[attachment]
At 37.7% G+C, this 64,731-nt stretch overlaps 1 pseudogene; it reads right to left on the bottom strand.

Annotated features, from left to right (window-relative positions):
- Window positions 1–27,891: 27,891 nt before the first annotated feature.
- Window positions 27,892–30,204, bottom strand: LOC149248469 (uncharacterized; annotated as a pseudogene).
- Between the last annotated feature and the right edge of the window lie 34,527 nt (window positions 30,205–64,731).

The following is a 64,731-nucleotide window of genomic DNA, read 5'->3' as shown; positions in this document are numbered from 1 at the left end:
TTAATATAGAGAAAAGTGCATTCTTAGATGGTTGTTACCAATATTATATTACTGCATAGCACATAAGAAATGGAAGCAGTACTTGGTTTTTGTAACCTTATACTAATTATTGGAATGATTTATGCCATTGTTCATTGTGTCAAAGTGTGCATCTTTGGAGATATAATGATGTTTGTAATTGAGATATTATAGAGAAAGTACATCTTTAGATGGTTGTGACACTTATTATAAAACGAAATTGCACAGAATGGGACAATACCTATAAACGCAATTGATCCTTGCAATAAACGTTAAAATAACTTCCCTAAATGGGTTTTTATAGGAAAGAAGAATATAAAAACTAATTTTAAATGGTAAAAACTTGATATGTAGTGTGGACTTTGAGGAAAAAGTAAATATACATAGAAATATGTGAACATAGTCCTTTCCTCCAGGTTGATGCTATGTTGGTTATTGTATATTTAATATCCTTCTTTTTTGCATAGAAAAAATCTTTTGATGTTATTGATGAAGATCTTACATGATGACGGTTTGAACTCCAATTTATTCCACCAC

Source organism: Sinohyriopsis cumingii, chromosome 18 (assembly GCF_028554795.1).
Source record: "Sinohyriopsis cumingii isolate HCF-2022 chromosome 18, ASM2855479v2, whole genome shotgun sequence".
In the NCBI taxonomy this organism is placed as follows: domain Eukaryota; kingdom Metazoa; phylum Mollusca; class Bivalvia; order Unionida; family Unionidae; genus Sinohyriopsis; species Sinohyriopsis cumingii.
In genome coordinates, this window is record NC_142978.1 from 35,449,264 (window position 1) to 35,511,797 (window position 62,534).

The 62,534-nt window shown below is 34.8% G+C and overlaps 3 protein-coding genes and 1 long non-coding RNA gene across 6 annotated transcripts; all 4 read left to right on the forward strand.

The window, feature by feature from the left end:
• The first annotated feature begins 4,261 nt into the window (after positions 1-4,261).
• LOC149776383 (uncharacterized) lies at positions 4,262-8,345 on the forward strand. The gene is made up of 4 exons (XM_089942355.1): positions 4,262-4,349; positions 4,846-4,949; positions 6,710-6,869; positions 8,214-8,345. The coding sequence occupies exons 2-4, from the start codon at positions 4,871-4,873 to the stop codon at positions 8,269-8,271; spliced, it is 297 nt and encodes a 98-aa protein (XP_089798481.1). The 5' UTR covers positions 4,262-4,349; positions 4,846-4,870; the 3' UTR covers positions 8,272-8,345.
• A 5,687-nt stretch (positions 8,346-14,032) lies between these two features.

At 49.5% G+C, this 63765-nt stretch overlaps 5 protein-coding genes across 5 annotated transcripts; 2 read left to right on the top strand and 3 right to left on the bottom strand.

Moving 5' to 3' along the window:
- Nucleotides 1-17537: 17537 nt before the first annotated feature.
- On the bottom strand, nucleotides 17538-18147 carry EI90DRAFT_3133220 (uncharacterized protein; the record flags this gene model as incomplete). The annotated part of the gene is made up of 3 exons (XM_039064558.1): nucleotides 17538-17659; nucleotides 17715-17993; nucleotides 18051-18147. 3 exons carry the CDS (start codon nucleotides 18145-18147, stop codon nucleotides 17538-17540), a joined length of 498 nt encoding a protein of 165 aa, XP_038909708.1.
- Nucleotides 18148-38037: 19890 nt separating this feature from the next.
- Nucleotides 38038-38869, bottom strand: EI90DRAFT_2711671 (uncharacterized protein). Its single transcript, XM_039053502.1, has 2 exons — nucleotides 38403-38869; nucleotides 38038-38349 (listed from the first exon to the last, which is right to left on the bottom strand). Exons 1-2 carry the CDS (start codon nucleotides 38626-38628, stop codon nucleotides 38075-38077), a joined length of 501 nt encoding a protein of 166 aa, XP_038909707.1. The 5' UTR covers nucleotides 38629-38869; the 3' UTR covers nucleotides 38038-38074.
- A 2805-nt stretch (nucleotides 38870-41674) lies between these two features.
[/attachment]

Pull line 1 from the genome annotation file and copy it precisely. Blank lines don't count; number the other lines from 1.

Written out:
At 37.7% G+C, this 64,731-nt stretch overlaps 1 pseudogene; it reads right to left on the bottom strand.